I started drawing Rice Boy with very little planning outside of an archetypal story structure in which to plug a bunch of images and characters I’d come up with. The beginning and the ending were pretty clear, but most of the story was just meandering around and building up ideas with no clear idea of how they’d pay off. I was definitely a lot more interested in rhythm and atmosphere than in specific detail. There’s an improvisational mode that serializing work online forces you into, and which I try to preserve a little of even in my later comics that are a lot more rigorously planned.

Rice Boy has a pretty long history—there’s a Kickstarter page dating from 2011. Can you take us through the evolution of the idea of Rice Boy to its initial funding and publication efforts, to this current complete edition?

I serialized Rice Boy online starting in 2006 when I was 18, putting up pages as I drew them. I was almost totally unaware of the concept of “webcomics.” The internet was a radically different place back then, and in a way I think more hospitable to individuals putting up idiosyncratic work and not really knowing what they were doing—the audience I built during that project is absolutely the only reason I have any sort of career doing this now. I did a print-on-demand edition of the book that was outrageously expensive, and I finally printed a more cost-effective edition of 1000 copies in 2009 or so with money borrowed from my parents. Since then, Kickstarter has become a viable platform for taking preorders, and I’ve used it to get several books printed. Kickstarter for me has always been a way of selling books to an audience I’d already developed elsewhere, to make it feasible to get larger editions of nicer books made. I can’t imagine publishing on a small scale sustainably without a preordering infrastructure like Kickstarter.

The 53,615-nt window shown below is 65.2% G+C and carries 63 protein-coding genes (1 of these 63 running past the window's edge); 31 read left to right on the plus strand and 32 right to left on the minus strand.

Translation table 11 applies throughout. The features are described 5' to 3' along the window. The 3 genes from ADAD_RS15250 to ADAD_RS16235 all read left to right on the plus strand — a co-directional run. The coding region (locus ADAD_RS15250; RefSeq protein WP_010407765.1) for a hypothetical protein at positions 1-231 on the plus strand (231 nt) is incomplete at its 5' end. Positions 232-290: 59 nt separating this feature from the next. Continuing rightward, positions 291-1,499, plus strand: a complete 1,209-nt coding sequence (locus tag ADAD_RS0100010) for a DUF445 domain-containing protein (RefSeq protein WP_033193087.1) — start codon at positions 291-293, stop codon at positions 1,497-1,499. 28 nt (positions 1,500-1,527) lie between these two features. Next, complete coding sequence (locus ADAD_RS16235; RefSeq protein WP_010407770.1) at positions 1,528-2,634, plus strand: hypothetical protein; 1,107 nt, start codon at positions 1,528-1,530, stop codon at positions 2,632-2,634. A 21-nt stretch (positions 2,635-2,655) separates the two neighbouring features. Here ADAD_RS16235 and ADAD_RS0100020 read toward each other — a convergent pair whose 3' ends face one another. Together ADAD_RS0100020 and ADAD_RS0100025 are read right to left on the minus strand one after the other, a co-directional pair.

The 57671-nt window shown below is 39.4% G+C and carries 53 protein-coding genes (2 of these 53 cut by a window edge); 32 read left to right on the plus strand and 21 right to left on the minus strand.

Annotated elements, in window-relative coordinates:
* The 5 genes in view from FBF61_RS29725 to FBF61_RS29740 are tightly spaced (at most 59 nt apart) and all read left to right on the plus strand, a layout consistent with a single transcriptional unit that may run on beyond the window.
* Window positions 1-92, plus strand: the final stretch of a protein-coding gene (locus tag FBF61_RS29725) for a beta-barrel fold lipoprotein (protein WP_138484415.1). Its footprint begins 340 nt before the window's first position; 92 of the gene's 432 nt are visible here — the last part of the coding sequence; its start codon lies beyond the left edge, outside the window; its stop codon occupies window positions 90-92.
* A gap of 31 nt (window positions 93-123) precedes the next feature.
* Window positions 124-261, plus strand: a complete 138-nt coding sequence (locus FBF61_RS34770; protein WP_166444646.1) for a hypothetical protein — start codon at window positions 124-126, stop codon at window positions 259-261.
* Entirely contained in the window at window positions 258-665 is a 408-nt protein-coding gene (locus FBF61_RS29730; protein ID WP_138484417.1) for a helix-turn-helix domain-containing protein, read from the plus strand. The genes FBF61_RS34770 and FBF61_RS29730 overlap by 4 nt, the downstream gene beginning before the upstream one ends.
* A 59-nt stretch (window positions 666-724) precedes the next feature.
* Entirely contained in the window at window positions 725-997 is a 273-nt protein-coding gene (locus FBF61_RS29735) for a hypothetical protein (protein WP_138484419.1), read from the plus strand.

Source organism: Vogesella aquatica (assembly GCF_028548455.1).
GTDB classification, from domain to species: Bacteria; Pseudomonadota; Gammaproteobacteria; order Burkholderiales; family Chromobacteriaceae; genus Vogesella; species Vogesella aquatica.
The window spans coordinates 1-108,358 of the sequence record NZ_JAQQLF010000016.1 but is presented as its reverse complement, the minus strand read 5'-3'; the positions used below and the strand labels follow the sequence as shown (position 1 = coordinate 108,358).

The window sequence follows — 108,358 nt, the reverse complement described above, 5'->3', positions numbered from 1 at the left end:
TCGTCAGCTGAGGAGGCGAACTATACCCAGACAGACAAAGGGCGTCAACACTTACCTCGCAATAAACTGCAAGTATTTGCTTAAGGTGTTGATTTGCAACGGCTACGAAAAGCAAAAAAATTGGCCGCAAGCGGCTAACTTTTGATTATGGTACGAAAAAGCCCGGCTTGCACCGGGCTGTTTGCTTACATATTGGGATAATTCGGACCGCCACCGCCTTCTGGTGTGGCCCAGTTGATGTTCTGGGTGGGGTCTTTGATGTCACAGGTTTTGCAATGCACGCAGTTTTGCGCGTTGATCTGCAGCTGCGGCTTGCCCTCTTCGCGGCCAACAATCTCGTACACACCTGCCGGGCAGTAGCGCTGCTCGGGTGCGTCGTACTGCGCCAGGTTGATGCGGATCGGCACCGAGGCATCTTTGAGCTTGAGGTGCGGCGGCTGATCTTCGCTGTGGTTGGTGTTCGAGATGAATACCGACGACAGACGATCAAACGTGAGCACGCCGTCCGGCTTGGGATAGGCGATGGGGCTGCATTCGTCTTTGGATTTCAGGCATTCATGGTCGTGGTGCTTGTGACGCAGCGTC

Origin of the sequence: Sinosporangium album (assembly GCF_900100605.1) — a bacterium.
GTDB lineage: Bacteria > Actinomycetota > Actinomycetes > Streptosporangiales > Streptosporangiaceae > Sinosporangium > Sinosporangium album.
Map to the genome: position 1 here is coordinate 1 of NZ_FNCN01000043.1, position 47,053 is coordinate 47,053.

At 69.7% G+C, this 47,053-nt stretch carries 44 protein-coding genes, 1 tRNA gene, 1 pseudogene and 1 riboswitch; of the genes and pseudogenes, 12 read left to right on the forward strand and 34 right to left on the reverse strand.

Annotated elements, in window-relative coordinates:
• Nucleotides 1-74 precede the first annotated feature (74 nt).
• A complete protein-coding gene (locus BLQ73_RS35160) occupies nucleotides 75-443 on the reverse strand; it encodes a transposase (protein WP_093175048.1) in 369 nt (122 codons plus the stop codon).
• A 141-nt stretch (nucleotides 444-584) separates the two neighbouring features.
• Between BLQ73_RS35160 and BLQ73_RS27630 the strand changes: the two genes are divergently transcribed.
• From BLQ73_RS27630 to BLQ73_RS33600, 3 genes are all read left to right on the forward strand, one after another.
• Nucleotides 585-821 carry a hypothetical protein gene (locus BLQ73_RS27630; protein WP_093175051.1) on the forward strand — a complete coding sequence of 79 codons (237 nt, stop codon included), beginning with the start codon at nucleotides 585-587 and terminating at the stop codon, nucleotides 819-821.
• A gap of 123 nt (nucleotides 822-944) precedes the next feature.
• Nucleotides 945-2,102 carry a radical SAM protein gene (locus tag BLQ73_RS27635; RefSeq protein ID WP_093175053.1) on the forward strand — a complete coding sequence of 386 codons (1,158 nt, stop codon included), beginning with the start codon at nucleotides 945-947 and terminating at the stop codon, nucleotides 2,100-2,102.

Any plans for more stories set in the Rice Boy world?

Since Rice Boy I’ve published other works set in the same world. Order of Tales, is a darker and more grounded exploration of the history of the setting; and Vattu, which I’ve been working on since 2010, approaches the setting with a more anthropological focus. I have no plans for other work in the same setting right now; I’m more interested in making things outside of that inter-story continuity. I’m working on a book for First Second Books now called Island Book, which is a seafaring adventure story set in another totally invented world.

Let’s say you are awarded one of those nifty MacArthur Foundation grants and you’re able to do ANYTHING you want to for the next few years. What would it be?

I am really fortunate to be able to do work I love and am obsessed with consistently already. But I’d like to use every step towards stability in my career to do more idiosyncratic work, I think… There’s a project I’d like to make that’s a wordless graphic novel/ritual object modeled on a medieval Book of Hours, that’s probably commercially-unviable enough that I’d use the occasion of a huge grant to work on it.

Peter Dabbene